Although some 3 million kids play organized tackle football, according to USA Football, the number of kids ages 6- to 12-years-old participating regularly has been dropping around 5% annually for the past three to four years, said Tom Cove, president of the Sports & Fitness Industry Association. And as more parents steer their kids away from tackle football because of concern over concussions, it raises the potential of fewer high school and college players — and a “smaller talent pool” for the NFL, said Dan Wetzel, national columnist for Yahoo Sports.
While the future is cause for concern, the past is haunting the league as well. More than 1,500 ex-players are suing the NFL in federal court, claiming the league fraudulently concealed the risk of brain trauma caused by playing pro football.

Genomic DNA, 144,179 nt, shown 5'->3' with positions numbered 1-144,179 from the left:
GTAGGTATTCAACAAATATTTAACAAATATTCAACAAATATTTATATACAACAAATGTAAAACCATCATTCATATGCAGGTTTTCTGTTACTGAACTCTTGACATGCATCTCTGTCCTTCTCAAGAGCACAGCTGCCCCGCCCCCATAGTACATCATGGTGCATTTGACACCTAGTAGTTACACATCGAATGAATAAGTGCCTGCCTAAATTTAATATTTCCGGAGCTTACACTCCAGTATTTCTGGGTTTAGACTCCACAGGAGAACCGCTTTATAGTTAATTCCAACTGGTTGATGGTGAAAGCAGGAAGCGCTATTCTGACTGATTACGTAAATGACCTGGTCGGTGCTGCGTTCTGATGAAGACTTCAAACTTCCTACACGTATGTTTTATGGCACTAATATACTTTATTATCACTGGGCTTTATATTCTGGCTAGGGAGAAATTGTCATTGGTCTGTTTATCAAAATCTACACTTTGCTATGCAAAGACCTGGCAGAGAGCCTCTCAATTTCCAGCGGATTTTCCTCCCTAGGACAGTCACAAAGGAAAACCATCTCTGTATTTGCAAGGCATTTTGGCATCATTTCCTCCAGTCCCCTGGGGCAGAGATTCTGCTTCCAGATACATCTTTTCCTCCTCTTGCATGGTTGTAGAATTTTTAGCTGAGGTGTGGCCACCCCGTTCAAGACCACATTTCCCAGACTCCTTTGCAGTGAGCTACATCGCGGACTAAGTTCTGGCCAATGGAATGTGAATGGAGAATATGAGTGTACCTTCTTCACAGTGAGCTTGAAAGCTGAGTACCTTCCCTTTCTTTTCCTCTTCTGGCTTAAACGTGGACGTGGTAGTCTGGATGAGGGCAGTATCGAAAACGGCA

Add to that a slight decline in popularity for football. The percentage of respondents who named the NFL their favorite sport dropped to 34% from 36% in 2012 in the latest Harris Poll this January. The statistic didn’t escape NFL Commissioner Roger Goodell, who likes to remind complacent staffers that boxing and horse racing were once among the country’s favorite sports. During a meeting with 32 team owners in March, he ticked off the names of other corporate giants that are either defunct or no longer leaders: Blockbuster, Enron, Pan Am, Bethlehem Steel, General Foods and E.F Hutton.
His NFL defense? An offense. It’s trying to counter negative coverage with advertising and PR campaigns designed to position the league as positive, proactive and transparent about its key issues.